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Astrodome Stops Taking Evacuees


The Red Cross in Houston says the Astrodome is already full. Officials there had announced plans to take in 23,000 refugees from New Orleans. But by early this morning, after accepting some 11,000 refugees, they stopped letting people in. That's left busloads of angry, tired and hungry people wondering where they'll end up. NPR's Robert Smith has been at the Astrodome all night and he joins us now.

Robert, what happened?

ROBERT SMITH reporting:

Well, the Red Cross really underestimated the challenge of dealing with this flood of refugees. You have to remember, it was 24 hours ago when a Red Cross official told me that maybe they could do 45,000. And then that was downgraded to 25, 23,000. And then just last night after 11,000 people were in the Astrodome, we heard stories of food and clothing shortages, that there were no cots left inside, they didn't have enough volunteers. And the fire marshal decided that it was a threat to public safety and public health and for the comfort of the people who were in the Astrodome and decided to shut down the door. Well, the problem was that there were hundreds of buses already on the way for New Orleans, and they were arriving, you know, every few minutes at the Astrodome, and that first they were going to turn them away and send them to other cities, but in the end they relented and let these buses in and decided to open another building close to the Astrodome as a sort of temporary facility while they figure out where they're going to put these people.

MONTAGNE: And what was the scene was like there?

SMITH: Oh, it was chaotic. I mean, you have to picture, there was a good 150, 160 buses in this big traffic jam in the parking lot in front of the Astrodome. And, you know, for the refugees inside, they've been traveling six, seven hours and goodness knows what happened to them before that. And here they were about 100 yards from their goal, the Astrodome, there, but they weren't allowed out of the buses, they weren't allowed into the dome. At one point there was a sort of revolt as hundreds of people just got off the buses and laid down on the asphalt there just to stretch out after the long bus ride. But the police went around and herded them back into the buses saying, `If you don't get on the buses, you're not going to get into this temporary facility.' Meanwhile, people who were fed up with the Astrodome were trying to leave that facility.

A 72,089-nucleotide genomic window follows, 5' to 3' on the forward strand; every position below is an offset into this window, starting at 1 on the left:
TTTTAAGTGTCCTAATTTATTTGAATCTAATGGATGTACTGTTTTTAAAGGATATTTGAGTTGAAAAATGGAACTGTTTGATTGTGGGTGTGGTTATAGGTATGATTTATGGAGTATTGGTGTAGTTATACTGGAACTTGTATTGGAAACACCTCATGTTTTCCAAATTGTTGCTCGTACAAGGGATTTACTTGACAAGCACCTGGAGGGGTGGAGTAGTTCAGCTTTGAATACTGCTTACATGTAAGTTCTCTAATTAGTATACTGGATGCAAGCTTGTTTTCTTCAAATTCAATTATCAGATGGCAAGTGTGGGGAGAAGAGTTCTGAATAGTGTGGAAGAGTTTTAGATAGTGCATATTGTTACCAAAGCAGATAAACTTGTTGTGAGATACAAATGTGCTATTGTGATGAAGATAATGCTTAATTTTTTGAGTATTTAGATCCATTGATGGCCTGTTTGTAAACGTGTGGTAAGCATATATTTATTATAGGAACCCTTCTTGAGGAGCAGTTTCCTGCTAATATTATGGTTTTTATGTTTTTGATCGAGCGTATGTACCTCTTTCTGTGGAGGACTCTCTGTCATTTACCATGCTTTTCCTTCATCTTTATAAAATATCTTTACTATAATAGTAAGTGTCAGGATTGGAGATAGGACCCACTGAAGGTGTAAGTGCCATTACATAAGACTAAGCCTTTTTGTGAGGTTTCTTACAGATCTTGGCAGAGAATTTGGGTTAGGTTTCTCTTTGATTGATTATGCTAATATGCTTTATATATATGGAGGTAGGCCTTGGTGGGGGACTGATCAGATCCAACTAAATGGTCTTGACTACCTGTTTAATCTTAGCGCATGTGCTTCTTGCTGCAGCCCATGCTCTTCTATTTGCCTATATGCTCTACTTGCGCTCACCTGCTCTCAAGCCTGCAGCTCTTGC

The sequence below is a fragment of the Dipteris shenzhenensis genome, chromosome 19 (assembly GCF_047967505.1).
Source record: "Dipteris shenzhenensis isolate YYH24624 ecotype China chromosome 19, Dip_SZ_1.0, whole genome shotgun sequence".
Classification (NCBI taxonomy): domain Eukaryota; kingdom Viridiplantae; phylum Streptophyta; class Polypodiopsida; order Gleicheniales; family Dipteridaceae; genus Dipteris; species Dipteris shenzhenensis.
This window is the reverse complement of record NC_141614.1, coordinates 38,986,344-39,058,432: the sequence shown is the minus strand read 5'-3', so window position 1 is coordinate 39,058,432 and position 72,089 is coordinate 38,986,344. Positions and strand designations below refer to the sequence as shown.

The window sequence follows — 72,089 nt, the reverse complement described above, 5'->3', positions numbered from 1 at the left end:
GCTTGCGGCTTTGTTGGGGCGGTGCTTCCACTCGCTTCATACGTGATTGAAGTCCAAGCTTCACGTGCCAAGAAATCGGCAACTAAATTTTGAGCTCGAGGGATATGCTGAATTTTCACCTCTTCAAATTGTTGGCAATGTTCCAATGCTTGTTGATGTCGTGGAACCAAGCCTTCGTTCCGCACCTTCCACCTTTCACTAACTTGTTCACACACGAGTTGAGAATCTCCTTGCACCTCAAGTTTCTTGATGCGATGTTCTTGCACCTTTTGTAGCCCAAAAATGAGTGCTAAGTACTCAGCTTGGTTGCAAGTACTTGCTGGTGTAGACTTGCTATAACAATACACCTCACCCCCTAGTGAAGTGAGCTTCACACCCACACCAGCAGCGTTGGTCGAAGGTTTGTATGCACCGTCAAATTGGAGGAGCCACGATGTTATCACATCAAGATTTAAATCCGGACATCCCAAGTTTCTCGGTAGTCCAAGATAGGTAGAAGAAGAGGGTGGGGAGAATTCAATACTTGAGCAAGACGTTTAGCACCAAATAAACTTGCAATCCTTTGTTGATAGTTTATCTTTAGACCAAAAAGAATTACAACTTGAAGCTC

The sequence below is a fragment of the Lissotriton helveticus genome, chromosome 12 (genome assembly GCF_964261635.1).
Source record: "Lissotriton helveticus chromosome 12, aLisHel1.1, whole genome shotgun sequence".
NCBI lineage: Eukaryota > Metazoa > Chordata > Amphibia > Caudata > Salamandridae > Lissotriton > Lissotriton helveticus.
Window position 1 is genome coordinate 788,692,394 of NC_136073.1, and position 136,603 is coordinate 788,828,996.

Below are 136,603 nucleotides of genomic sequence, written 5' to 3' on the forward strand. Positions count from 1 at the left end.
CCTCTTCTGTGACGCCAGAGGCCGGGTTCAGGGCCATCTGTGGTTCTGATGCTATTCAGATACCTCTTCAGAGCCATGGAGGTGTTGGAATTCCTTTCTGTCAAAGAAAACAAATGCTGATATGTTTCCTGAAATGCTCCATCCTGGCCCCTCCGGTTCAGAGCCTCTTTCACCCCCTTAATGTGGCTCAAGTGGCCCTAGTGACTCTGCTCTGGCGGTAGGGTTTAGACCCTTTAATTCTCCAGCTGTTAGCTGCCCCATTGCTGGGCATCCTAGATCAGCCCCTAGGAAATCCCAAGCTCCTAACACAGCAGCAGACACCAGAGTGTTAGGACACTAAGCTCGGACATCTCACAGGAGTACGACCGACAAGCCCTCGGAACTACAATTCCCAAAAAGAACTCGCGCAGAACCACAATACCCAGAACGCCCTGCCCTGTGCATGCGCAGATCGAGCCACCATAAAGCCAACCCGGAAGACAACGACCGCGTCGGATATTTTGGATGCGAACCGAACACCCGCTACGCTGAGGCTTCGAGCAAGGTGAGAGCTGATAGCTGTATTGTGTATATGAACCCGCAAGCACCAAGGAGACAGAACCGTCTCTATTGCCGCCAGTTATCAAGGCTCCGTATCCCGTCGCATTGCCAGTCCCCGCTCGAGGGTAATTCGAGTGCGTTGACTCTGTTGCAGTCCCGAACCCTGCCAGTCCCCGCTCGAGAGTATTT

MONTAGNE: And you've been talking of course to these refugees from New Orleans all night. What are they telling you about what's happening inside the Astrodome?

SMITH: Well, I mean, the first thing they would tell me is that it's far, far better than the Superdome where some of them were in New Orleans. And it's far, far better than other situation in New Orleans because it's air-conditioned and they get food and water. But there's starting to be some frustration with some of the crowding inside the Astrodome. I talked to a couple of families who left because there were simply no cots to lay down on. There was another couple who had all their clothing and personal items stolen. And people are saying that people are very tense in there and there's a lot of arguments and fights. And in fact there was a doctor that left, a doctor who was working there in the Astrodome, who said that they were grossly understaffed there and there was areal health crisis inside the dome.

MONTAGNE: Well, with tens of thousands of refugees headed towards Houston, where are they going to go?

SMITH: Well, that's a good question. Dallas and San Antonio just yesterday agreed to allow 25,000 each. Now San Antonio has an abandoned Air Force base where they can put them. But I talked to someone from Dallas last night, and they really don't know where they're going to put 25,000 refugees in Dallas. What officials tell me is that the people are coming and that's just a fact, and they're just going to have to wing it and find facilities for them.

SMITH: Thank you very much. NPR's Robert Smith speaking from Houston.

MONTAGNE: This is NPR News. Transcript provided by NPR, Copyright NPR.

Robert Smith is a host for NPR's Planet Money where he tells stories about how the global economy is affecting our lives.